Whenever the United States or other allies of Ukraine have provided long-range weapons to Ukraine, the default assumption has been that they can only be used within Ukrainian territory. Such warnings and conditions were probably voiced during non-public negotiations on the weapons.

After the Russians opened a new front in the Northeast, such rules of the game began to constrain the Ukrainian Defense Forces too much. The entire rear of the Russian occupation forces, which are advancing into the Kharkiv border region, is located on Russian territory. The Ukrainian army was essentially unable to strike at warehouses, troop locations, reserves, and equipment to stop and push back the Russian troops. The motives for the West's indecision were the same as in the case of the sky closure: fear of escalation and direct involvement in a war with Russia.

Why the West restrains Ukraine from striking Russia and hesitates to protect country's airspaceBefore the Russian offensive in the Kharkiv region, many countries, including the United States, did not allow their weapons and missiles to be used to strike Russia (photo:

“Individual NATO countries have different approaches to this issue, as they assess Russia's actions differently and are more or less afraid of the potential consequences, which is also related to the different types of weapons they provide to Ukraine: of course, the greatest opportunities for potentially hitting a target deep in the territory of the Russian Federation are provided by weapons from the United States, so the greatest caution is on the American side. The situation can be changed by humanitarian reasons, as in the case of the situation around Kharkiv,” Materniak says.

According to Kyrychevskyi, all these formal authorizations and prohibitions may not even involve the use of Western weapons, but rather information. After all, what's the point of launching ATACMS across Russia without knowing where? More than a year ago, The Washington Post wrote that for the vast majority of strikes by Western missile systems on Russian targets, Ukraine receives coordinates or confirmation of them from the United States and its allies.

“If you listen closely to what our officials are saying and how the Americans are responding, the issue is not really about political permission. The point is that we are asking for a regular flow of intelligence, i.e., that this data should be available 24/7. By analogy with the shell famine, we have a data famine. Therefore, we are not asking for formal permission to hit the territory of the Russian Federation with American missiles, but rather for data on Russian targets that we could strike,” the source says.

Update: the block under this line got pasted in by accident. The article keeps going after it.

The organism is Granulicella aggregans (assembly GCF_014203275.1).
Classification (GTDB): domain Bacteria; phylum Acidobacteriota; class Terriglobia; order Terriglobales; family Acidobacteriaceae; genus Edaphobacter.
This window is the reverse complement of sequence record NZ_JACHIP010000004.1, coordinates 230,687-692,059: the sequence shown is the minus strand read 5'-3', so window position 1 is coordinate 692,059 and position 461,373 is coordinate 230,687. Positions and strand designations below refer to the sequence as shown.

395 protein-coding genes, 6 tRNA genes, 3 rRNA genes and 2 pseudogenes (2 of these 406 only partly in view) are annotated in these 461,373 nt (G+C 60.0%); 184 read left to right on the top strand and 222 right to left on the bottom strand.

More than a dozen countries have publicly confirmed that they allow their weapons to be used to strike Russia. These include Latvia, Lithuania, Estonia, Poland, Finland, Sweden, the Netherlands, Norway, Denmark, Czechia, and Canada. UK Foreign Secretary David Cameron says that Ukraine has the right to strike military targets in Russia. A year ago, his country began to provide us with long-range Storm Shadow missiles. However, according to Volodymyr Zelenskyy, there has been no absolute permission from the UK yet. After all, it is still unknown which Russian territories are covered by the permission of France, which also provided Ukraine with its version of Storm Shadow missiles, the Scalp.

The United States and Germany were the last countries to agree to use their weapons on Russian territory. Although, despite official statements, the American yes has its conditions. Western media wrote that Washington had authorized the use of artillery and the launch of short-range missiles from HIMARS launchers at military targets on Russian territory. But the ban on longer-range ATACMS missile launches remains in place. This narrows the geography of the use of these weapons - the Ukrainian Defense Forces will be able to use them only along the northern borders, near Kharkiv, Sumy, and Chernihiv regions.

At the same time, some foreign media wrote that the US authorization applies exclusively to Russian areas bordering the Kharkiv region. This was confirmed in a comment to The Guardian by the Ukrainian President's administration. Volodymyr Zelenskyy, in turn, says that he wants to see in practice how this will happen. But, according to him, this is not enough.

So far, there have been several countries that, on the contrary, have opposed strikes against Russia. This includes Italy, for example, and Spain's position remained unclear. It can be assumed that after Washington's consent, these countries, like Germany, will also adjust their position. The limited authorization from the United States demonstrates that they are still cautious about Russia and are drawing their red lines that can and cannot be crossed.

Sources: The Washington Post, The Guardian, The Wall Street Journal, analysts Oleksandr Kovalenko, Ivan Kyrychevskyi, Kostiantyn Kryvolap, and Dariusz Materniak.